Strong writing makes for good story (and other lessons)

By John Vitti

What student reporters do in schools across America is the same things professional reporters do at The New York Times.

No, really.

That is one of the journalism mini-lessons and students, teachers and administrators have a hard time getting their heads around. There’s got to be something more. Some trick. But there isn’t.

Informative interviews, good questions, key research, and competent fact-checking, combined with strong writing makes for a good story whether the name in the byline also appears on a White House press pass or a SpongeBob backpack.

I have volunteered in the Watertown, Mass., public schools for seven years now, shepherding the Cunniff Kids News, Watertown Splashand Raider Times. At night, I work in the Boston Globe newsroom, spending the last 15 years helping put out the Sports section.

Here are a few lessons I have learned in my time in classrooms and newsrooms.

THE JOB IS THE SAME. The five W’s, some description, some quotes, strong writing, a good lead — done. It’s the same at every level. A middle school baseball field is the same as Wrigley Field, with the bases 90 feet away, and a 400-foot fly ball clearing the fence no matter who hits it. Although perhaps the sports comparison is off. Instead, maybe student reporters should think of it as a fishing derby: You don’t need an expensive boat to land the catch of the day.

EVERYONE NEEDS AN EDITOR. The stories submitted by Pulitzer Prize winners are full of typos and mistakes, too. Not everyoone runs spelllcheck or can spell Barrack Obama’s name correctly or understands, points; of Grammar. Still, the copy should be as clean as possible. You are fighting for the readers’ time, so don’t give them a reason to be distracted.

 KNOW YOUR AUDIENCE. With the Web, the potential readership is limitless and tantalizing. That is all the more reason to serve your readers first. For many schools, they are the kids, parents, teachers and the people around the corner. If your paper doesn’t tell them what’s going on, nobody else will.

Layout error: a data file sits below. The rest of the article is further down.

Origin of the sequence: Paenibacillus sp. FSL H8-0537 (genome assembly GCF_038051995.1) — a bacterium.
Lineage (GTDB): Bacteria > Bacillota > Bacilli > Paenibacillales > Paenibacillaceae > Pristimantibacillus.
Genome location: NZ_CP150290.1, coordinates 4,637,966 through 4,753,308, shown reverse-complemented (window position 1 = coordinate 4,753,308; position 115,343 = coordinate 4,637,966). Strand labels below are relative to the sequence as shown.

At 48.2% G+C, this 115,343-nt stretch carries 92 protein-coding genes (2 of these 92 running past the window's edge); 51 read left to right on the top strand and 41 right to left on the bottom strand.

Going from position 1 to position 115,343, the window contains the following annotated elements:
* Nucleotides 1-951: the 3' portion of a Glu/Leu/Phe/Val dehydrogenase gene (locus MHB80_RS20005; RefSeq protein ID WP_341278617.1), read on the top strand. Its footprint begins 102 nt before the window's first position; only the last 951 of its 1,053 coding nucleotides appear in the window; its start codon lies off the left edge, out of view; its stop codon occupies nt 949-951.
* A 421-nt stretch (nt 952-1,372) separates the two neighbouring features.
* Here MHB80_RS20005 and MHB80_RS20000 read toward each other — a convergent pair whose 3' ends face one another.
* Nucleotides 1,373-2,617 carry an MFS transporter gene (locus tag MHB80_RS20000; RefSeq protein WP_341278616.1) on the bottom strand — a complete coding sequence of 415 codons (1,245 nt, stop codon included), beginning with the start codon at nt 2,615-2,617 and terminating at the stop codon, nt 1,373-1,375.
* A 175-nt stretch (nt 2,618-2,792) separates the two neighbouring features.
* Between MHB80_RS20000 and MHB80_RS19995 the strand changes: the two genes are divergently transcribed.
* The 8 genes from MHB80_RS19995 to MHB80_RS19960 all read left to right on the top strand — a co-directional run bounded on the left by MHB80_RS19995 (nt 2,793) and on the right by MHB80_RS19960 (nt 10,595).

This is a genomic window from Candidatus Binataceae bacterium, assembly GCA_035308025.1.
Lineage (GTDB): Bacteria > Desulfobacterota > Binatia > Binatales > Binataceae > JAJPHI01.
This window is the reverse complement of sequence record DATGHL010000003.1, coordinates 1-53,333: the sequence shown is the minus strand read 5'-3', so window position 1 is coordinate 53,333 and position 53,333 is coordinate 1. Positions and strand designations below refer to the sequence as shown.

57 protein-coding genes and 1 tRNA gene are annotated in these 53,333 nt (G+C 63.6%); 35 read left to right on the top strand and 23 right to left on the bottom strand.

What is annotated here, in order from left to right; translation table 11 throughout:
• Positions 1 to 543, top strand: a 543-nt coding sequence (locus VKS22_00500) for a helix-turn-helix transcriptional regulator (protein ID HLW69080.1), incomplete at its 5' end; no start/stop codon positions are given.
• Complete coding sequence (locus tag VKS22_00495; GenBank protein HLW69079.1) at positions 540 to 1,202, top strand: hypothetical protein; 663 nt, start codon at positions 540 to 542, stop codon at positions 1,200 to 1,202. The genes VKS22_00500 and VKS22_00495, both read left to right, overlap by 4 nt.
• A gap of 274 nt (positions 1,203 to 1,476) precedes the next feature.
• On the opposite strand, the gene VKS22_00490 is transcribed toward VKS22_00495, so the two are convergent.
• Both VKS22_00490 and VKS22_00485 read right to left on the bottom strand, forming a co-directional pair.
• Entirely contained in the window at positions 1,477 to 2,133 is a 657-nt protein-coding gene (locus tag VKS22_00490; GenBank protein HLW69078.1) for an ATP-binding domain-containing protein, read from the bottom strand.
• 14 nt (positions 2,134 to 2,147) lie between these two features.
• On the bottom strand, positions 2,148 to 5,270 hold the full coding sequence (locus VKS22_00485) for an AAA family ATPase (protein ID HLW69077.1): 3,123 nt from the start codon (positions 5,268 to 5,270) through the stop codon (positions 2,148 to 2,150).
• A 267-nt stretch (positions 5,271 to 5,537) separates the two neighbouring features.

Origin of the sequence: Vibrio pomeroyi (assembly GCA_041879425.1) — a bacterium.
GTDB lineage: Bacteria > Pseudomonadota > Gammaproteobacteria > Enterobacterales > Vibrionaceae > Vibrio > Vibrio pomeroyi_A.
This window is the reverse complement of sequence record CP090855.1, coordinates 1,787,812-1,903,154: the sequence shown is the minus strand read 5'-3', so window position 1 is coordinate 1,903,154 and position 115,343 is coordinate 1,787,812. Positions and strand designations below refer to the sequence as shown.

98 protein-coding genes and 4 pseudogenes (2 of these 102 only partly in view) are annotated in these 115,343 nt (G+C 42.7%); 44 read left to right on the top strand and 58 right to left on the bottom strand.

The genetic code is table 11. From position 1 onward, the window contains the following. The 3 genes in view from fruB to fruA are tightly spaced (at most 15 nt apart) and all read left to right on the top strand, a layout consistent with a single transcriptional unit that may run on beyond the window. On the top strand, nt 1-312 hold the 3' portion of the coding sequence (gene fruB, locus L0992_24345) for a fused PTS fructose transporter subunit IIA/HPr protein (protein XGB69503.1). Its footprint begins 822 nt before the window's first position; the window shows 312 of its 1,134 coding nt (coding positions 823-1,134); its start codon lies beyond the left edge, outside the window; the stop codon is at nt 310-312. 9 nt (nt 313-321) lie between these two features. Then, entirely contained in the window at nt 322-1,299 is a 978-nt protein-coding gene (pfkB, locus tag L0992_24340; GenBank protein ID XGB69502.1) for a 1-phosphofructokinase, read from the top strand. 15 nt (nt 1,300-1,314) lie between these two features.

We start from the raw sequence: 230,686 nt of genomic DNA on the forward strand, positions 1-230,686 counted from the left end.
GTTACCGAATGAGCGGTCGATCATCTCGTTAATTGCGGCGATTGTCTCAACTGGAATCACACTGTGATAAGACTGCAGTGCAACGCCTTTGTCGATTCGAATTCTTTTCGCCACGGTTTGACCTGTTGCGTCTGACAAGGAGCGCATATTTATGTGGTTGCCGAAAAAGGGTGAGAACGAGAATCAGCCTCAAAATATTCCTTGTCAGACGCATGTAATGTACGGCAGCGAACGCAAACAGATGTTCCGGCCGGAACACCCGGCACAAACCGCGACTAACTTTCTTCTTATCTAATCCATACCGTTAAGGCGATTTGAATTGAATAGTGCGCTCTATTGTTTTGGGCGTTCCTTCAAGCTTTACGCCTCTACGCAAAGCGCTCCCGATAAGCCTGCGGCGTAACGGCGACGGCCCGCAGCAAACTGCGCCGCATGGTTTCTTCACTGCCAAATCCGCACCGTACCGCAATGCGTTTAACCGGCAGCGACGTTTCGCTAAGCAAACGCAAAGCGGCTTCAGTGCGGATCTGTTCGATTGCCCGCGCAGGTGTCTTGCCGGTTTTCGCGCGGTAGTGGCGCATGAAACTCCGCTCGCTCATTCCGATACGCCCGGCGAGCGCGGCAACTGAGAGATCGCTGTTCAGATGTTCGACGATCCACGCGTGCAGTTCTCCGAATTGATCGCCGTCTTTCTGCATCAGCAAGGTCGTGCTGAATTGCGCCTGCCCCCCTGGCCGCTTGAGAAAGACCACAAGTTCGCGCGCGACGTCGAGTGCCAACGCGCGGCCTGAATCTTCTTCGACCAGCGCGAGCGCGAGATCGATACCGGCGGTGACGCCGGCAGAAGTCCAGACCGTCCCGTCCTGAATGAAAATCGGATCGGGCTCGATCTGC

INVOLVE THE STUDENTS. The more kids who participate in the newspaper, the more readers it will have. If the student body thinks the newspaper staff is a clique that only takes care of its friends, then it won’t matter how good the stories are. Run lots of pictures. Ask teachers to pass along print-worthy assignments for publication (Doesn’t every English teacher assign an Op/Ed writing assignment?). Hold contests for students to design the banner on the top of the Front Page. If the students have school-assigned email addresses, make sure each one of them gets an email alert each time a story is published. Good things happen when the kids are involved.

INVOLVE THE COMMUNITY. There are tons of stories for kids to cover outside of school. Each community has new stores, interesting residents, city projects and visiting celebrities of one caliber or another. Those moms and dads and neighbors are readers, too. Every year, the Watertown Splash runs Splash of Flavor, a food poll/contest spotlighting the best food experiences in the area. In educational terms, the unit is being spent on students writing a review, but, at the same time, the community gets real-world  information about the world around them while building relationships with the school and the newspaper.

YOU CAN MAKE A DIFFERENCE. Just because you are a school newspaper don’t for a second think you can’t affect change in the community. Four examples: